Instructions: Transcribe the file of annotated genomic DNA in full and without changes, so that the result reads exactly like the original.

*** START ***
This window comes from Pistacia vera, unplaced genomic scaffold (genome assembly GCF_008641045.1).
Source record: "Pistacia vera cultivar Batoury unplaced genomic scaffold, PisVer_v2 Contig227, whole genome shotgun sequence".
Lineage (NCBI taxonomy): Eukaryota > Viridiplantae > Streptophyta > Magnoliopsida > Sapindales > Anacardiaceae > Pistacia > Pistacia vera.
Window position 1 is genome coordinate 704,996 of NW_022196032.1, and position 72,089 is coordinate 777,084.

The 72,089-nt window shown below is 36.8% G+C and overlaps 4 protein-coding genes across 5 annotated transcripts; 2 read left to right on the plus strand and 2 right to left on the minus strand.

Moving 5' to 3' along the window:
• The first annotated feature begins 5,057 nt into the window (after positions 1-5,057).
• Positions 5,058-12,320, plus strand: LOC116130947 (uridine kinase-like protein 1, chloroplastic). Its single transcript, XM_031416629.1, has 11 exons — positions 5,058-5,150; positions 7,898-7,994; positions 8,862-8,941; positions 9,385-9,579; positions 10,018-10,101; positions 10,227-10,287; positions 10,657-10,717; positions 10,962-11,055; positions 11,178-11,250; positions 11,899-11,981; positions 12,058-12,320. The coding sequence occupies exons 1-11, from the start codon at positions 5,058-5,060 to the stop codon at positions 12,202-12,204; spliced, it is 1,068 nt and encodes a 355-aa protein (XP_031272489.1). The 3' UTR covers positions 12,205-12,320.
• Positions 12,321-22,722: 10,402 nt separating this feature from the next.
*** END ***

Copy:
This window comes from Pistacia vera, unplaced genomic scaffold (genome assembly GCF_008641045.1).
Source record: "Pistacia vera cultivar Batoury unplaced genomic scaffold, PisVer_v2 Contig227, whole genome shotgun sequence".
Lineage (NCBI taxonomy): Eukaryota > Viridiplantae > Streptophyta > Magnoliopsida > Sapindales > Anacardiaceae > Pistacia > Pistacia vera.
Window position 1 is genome coordinate 704,996 of NW_022196032.1, and position 72,089 is coordinate 777,084.

The 72,089-nt window shown below is 36.8% G+C and overlaps 4 protein-coding genes across 5 annotated transcripts; 2 read left to right on the plus strand and 2 right to left on the minus strand.

Moving 5' to 3' along the window:
• The first annotated feature begins 5,057 nt into the window (after positions 1-5,057).
• Positions 5,058-12,320, plus strand: LOC116130947 (uridine kinase-like protein 1, chloroplastic). Its single transcript, XM_031416629.1, has 11 exons — positions 5,058-5,150; positions 7,898-7,994; positions 8,862-8,941; positions 9,385-9,579; positions 10,018-10,101; positions 10,227-10,287; positions 10,657-10,717; positions 10,962-11,055; positions 11,178-11,250; positions 11,899-11,981; positions 12,058-12,320. The coding sequence occupies exons 1-11, from the start codon at positions 5,058-5,060 to the stop codon at positions 12,202-12,204; spliced, it is 1,068 nt and encodes a 355-aa protein (XP_031272489.1). The 3' UTR covers positions 12,205-12,320.
• Positions 12,321-22,722: 10,402 nt separating this feature from the next.